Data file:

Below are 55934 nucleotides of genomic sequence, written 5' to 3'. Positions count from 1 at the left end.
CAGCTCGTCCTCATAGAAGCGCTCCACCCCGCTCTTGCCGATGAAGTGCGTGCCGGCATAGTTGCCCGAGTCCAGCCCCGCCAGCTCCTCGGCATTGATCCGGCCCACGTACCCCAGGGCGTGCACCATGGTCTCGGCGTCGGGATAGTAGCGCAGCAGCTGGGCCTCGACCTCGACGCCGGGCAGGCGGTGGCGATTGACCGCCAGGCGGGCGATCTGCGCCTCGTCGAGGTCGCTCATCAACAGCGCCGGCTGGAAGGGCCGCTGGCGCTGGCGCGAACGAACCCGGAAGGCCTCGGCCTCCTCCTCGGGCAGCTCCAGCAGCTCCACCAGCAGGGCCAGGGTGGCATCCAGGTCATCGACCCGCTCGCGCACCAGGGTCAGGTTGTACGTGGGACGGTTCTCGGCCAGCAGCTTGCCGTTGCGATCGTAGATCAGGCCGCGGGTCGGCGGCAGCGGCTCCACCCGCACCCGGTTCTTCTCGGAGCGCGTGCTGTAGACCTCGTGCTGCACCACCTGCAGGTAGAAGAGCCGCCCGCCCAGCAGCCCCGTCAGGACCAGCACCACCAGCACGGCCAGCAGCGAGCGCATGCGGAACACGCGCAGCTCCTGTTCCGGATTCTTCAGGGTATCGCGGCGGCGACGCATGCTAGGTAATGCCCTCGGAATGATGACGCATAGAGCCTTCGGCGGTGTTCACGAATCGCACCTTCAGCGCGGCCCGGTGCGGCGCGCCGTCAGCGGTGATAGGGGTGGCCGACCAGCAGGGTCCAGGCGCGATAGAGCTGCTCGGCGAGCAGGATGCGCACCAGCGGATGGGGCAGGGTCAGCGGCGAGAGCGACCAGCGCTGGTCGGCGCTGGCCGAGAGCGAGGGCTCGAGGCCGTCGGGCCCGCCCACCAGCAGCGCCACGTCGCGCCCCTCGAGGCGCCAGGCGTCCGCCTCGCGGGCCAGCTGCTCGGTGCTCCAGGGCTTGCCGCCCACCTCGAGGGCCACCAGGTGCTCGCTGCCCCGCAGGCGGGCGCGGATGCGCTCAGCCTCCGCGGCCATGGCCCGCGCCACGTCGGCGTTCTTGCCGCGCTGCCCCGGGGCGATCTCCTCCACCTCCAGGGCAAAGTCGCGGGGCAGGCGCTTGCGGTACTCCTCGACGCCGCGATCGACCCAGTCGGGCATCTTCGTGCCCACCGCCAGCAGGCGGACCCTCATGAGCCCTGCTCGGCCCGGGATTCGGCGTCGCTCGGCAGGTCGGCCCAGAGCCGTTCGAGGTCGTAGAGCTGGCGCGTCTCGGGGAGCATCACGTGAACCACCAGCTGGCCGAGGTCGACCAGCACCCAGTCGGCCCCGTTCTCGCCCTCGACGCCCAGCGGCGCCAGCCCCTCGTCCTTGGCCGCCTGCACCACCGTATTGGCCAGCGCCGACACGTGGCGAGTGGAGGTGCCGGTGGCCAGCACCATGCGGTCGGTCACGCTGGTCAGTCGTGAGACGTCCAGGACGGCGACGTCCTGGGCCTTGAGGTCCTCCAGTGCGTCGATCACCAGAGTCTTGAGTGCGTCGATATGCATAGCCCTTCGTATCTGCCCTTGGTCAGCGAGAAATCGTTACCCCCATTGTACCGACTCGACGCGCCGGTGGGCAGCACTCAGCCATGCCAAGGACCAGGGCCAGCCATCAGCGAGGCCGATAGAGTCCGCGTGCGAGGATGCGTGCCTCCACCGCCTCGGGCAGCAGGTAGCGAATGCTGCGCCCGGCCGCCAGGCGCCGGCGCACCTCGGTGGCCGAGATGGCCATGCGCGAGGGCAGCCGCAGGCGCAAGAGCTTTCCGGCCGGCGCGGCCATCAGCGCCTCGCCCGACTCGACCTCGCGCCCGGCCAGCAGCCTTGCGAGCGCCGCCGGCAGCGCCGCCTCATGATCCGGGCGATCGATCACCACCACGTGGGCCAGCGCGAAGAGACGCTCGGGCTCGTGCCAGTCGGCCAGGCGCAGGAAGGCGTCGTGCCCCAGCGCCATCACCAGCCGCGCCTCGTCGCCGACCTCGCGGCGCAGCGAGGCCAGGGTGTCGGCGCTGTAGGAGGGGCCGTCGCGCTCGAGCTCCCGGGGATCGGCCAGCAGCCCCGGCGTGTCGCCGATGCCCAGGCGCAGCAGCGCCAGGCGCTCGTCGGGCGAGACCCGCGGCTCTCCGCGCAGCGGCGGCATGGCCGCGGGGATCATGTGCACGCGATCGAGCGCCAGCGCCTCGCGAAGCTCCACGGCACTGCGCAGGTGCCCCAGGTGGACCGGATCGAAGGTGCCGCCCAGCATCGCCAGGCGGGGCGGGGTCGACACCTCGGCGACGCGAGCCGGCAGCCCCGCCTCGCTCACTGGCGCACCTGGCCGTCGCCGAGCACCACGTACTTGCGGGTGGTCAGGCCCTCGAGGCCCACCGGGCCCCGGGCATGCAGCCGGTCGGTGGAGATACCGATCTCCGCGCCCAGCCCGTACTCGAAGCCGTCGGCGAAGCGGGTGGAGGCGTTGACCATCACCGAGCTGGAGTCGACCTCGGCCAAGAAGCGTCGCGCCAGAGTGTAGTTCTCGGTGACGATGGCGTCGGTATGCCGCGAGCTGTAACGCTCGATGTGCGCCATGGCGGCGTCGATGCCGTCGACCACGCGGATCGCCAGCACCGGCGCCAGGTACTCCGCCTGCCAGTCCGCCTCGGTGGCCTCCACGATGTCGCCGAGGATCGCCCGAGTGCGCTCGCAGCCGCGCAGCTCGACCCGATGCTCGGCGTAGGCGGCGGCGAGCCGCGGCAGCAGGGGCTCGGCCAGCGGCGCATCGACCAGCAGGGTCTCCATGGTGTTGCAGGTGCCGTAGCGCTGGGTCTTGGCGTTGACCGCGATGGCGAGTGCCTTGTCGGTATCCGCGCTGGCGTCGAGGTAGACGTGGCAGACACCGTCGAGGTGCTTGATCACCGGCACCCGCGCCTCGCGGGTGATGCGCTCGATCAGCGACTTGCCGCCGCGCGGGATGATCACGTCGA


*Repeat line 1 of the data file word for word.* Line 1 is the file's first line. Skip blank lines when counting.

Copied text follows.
Below are 55934 nucleotides of genomic sequence, written 5' to 3'. Positions count from 1 at the left end.